As we toil through the final quarter of 2022, it’s not too early to label this another challenging year for everyone. A seemingly endless series of major events challenged the world in 2022—from the pandemic to war, to inflation and financial crises compounded by energy shortages, all on top of continuous climate-change disasters. It is an understatement to say that we all need to be extremely resilient, nimble, and flexible. This is especially true for CISOs when planning their security strategies for 2023.
To devise cybersecurity strategies for next year, CISOs should start by looking at everything from a 10,000-foot view. In addition to this high-level perspective, CISOs and the IT teams need to develop the ability to move and react quickly, as there is no guarantee that the assumptions made for this January (or any other month in 2023) are going to occur as expected.
A good way to focus your 2023 preparation is to see your organization as if it were a martial artist. Your organization needs to be in good shape, solidly planted on its feet—in other words, stable—but also boast a security posture that is flexible enough to be able to react to and not be incapacitated by attacks that can come from any direction.
CISOs need to take stock and determine if their security posture is right and ready to identify and handle threats. You don’t want a posture that is the equivalent of a fighter standing up straight, hands down, and stiff—and so brittle that it can be easily knocked around, over, or out. Instead, you need a security posture where your knees are bent, you're low to the ground, and you cannot be easily tripped up and pushed off your feet.
Having a cybersecurity posture that is the equivalent of a martial artist’s “knees bent, low to the ground, ready to react,” translates into it having a solid foundation, as well as having visibility into what’s going on outside of your organization—the state of external threats.
CISOs must also have an equal understanding of what’s going on inside their company. And finally, IT leadership must go beyond the “average” way of protecting the organization from external and internal threats. Therefore, as a CISO preparing for 2023, you should be looking ahead from three distinct vantage points: outside, inside, and beyond.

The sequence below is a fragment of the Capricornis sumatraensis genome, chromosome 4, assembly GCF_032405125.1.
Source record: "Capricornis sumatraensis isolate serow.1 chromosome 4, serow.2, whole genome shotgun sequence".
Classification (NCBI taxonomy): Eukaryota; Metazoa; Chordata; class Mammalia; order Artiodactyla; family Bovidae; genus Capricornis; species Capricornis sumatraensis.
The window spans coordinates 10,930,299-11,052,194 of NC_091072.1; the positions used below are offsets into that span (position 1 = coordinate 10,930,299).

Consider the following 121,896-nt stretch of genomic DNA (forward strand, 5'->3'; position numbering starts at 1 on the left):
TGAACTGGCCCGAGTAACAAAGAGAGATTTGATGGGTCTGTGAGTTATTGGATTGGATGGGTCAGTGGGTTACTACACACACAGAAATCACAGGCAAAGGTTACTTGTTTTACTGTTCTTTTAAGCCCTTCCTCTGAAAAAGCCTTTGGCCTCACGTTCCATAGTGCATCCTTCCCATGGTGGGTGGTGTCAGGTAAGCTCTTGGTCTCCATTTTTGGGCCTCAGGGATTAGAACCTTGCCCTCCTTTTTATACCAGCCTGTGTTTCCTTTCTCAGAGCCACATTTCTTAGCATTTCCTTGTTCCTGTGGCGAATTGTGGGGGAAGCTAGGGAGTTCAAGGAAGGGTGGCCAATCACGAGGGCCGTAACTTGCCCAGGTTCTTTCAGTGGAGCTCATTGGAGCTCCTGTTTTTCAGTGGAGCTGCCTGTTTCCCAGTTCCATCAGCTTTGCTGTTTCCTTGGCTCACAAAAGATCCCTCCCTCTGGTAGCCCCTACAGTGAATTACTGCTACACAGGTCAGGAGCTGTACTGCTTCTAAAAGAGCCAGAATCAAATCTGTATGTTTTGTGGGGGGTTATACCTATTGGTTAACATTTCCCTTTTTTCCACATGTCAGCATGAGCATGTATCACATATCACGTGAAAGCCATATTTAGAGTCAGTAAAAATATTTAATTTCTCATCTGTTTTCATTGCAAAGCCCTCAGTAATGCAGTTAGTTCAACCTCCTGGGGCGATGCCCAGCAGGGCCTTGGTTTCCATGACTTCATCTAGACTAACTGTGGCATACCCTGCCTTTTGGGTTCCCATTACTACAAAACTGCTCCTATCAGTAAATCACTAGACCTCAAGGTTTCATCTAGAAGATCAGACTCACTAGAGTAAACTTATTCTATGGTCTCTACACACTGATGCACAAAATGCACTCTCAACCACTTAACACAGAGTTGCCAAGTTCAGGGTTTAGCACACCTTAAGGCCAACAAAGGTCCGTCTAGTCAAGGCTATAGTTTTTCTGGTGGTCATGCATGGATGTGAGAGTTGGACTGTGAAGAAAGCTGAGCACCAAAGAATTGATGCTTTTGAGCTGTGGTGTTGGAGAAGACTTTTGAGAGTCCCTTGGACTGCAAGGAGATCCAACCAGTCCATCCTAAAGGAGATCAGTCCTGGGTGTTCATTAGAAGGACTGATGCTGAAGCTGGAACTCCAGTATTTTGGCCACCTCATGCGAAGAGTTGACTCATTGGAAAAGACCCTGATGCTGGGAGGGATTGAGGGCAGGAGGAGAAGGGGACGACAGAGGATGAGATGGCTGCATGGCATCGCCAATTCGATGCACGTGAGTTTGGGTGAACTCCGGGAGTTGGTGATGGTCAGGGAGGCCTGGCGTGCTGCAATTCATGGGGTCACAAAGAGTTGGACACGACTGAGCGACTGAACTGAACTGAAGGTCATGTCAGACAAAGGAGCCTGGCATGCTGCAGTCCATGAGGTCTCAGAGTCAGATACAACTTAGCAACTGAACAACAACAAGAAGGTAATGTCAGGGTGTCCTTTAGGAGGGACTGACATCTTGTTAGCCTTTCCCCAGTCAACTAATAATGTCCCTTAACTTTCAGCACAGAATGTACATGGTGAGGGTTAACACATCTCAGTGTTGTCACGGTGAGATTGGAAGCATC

CISOs need to have visibility into what's happening on the outside. You should use threat intelligence services that identify external threats and make the data available regularly to staff, devices, and, especially, your firewall or antivirus solutions. Keep all your security devices updated and patched, because the bad guys are coming up with new tricks and threats every day. Try to give your IT security staff as much of a head start against attackers as possible to come up with new protections.
Digital risk protection (DRP) services are another method for looking at your security posture from the outside. Use these services to check your external attack surface. Basically, DRP is threat intelligence outside your network perimeter. The great thing about a DRP service is that it looks at your entire environment from the outside—just like an attacker would.
This type of service can examine not just your websites to see if they're exposed, but also how they're exposed. It will also look for risks like typos and domain squatting, a.k.a cybersquatting, that can result in the creation of malicious websites. These sorts of discovery services can also find rogue mobile apps and other threats by looking from the outside. They are a very important part of any organization’s defenses. The best DRP services are not just surveilling your environment but also everything around it that might have an impact on your brand.
Now, let’s talk about how to handle things inside your environment. You and your organization’s mental state is based on being able to perceive what attackers are doing and then react. This is the same principle whether you’re doing a martial art or fighting a war or fortifying your cybersecurity. There are several tools on the market to help you gain this necessary visibility.